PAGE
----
The Iraqi Red Crescent Society released these finding this November, in an analysis of displacement rates inside and outside the country since the surge began in February. An estimated 2.3 million Iraqis were forced to flee their homes, becoming either refugees or IDP’s (internally displaced persons). 8 in 10 were residents of Baghdad, where there was the highest concentration of US surge troops. Over 83% of those refugees were women and children under 12.



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8. How many times has the US met with Iranian officials to discuss reducing the violence in Iraq?



c. The US has had 3 bi-lateral discussions with Iran. US ambassador to Iraq Ryan Crocker and his Iranian counterpart Hassan Kazemi Qomi held face-to-face talks in May, July, and August of 2007, the highest level public contacts between the two sides for 27 years. There has been no meeting since. Iranian officials said that a new round of talks would be held on March 6th in Baghdad and that the US cancelled the meeting, but both US and Iraqi officials denied that negotiations had been scheduled.



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9) In May of 2003, Iran made a proposal for negotiations with the United States. Secretary of State Powell, his deputy Richard Armitage, and National Security Adviser Condoleezza Rice took the proposal to President Bush, but Secretary of Defense Rumsfeld and Vice President Cheney stopped the effort, explaining that “We don’t speak to evil”.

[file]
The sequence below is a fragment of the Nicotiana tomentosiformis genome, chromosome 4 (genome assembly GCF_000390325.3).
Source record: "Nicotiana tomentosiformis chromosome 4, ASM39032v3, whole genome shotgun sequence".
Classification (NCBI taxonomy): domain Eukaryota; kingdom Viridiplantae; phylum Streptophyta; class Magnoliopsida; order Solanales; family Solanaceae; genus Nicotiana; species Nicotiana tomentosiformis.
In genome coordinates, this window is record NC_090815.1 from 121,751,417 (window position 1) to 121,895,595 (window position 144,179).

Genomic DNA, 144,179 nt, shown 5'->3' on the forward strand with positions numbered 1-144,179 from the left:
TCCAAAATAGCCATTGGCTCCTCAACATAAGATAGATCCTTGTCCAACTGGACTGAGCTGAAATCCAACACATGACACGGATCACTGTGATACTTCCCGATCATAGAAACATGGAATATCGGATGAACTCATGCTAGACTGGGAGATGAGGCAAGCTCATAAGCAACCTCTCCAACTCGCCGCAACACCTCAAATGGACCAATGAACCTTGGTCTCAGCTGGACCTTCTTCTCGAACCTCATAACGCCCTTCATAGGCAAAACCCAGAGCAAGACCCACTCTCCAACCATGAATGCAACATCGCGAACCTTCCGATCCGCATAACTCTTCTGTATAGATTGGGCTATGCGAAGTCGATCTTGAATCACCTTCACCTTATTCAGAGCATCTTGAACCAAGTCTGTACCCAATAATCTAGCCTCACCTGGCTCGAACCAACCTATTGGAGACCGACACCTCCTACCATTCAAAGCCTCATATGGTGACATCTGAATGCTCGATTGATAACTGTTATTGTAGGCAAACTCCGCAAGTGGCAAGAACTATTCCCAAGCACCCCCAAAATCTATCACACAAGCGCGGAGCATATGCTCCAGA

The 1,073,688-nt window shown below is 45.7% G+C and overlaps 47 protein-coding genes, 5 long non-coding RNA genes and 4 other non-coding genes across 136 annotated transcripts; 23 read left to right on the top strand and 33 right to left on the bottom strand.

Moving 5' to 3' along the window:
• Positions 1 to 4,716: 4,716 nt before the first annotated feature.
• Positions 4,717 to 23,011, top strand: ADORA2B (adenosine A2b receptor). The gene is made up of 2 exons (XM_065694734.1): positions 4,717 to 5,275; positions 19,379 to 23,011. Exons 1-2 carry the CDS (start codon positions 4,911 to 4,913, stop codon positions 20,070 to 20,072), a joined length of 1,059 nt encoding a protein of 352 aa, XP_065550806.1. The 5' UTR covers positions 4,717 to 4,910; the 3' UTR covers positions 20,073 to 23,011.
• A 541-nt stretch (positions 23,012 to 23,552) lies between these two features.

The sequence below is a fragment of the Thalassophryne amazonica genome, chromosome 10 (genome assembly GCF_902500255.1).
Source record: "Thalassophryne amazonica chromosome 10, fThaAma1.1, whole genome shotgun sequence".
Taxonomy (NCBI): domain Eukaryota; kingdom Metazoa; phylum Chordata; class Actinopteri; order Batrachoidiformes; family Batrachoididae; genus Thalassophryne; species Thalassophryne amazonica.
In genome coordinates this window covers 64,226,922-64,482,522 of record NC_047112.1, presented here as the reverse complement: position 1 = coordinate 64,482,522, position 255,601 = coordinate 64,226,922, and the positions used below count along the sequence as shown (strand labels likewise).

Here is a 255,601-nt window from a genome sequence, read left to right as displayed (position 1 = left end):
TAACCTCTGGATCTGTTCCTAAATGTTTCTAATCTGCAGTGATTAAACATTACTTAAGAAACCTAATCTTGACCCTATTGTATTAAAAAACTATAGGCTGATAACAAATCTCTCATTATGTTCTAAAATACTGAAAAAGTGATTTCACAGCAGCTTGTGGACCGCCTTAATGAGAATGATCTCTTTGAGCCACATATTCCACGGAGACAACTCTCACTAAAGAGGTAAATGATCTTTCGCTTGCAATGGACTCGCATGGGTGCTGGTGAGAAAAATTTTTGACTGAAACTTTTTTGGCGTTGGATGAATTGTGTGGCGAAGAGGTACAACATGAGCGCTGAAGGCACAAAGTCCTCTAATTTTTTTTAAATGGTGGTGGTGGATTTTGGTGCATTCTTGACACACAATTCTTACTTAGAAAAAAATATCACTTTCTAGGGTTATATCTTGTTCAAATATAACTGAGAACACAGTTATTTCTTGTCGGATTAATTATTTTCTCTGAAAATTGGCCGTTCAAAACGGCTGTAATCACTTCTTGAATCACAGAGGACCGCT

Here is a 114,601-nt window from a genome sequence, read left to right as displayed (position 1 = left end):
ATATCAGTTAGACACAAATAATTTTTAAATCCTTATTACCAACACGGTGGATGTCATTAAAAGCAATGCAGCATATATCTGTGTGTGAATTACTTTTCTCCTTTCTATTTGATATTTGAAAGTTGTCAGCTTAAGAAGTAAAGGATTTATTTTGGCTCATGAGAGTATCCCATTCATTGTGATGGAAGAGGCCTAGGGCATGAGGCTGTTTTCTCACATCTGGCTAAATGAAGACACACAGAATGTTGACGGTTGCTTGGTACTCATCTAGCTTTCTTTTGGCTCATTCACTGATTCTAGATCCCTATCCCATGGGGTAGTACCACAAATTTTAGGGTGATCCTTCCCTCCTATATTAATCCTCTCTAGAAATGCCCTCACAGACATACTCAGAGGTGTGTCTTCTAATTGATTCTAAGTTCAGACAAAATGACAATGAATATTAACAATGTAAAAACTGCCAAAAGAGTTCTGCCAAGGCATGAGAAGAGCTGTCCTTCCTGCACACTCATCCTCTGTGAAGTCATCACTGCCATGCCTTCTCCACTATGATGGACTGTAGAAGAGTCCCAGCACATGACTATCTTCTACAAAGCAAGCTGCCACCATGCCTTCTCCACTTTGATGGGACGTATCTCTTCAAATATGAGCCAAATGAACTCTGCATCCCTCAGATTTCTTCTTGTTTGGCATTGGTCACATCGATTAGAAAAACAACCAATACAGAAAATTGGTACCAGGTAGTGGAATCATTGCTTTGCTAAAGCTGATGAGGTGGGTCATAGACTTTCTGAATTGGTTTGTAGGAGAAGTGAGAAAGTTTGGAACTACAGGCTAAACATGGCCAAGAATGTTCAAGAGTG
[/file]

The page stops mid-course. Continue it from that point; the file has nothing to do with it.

Which of the following items were on the agenda that Iran proposed?



e. All of the above was the correct answer.


In this May 2003 “Grand Bargain”, Iran proposed to cooperate with the US on its nuclear program, stabilization in Iraq and counter-terrorism throughout the Middle East, and implicit recognition of Israel. In exchange Iran asked that the US offer a “security guarantee” and commitment to disavow all intentions of regime change, along with an abolishment of sanctions, and “recognition of Iran’s legitimate security interests in the region”. Former Iranian Deputy Foreign Minister Ambassador Kharrazi reported that the Supreme Leader Ayatollah Khamenei as well as former President Khatami was active in the drafting of this proposal.


For more on the story of this proposal and the administration’s rejection of it, see New York Times’ journalist Nicholas Kristof’s account of the events and links to the full text of Iran’s “Grand Bargain”.



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10) Fill in the blank: As the British withdrew from Basra to this last fall, the violence against British and Iraqi security forces ___________.


d. decreased. As the British withdrew from Basra to this last fall, the violence against British and Iraqi security forces decreased by 90%.


As the International Herald Tribune reports: “The presence of British forces in downtown Basra, Iraq’s second-largest city, was the single largest instigator of violence, Maj. Gen. Graham Binns told reporters Thursday on a visit to Baghdad’s Green Zone.

‘We thought, ‘If 90 percent of the violence is directed at us, what would happen if we stepped back?’’ Binns said.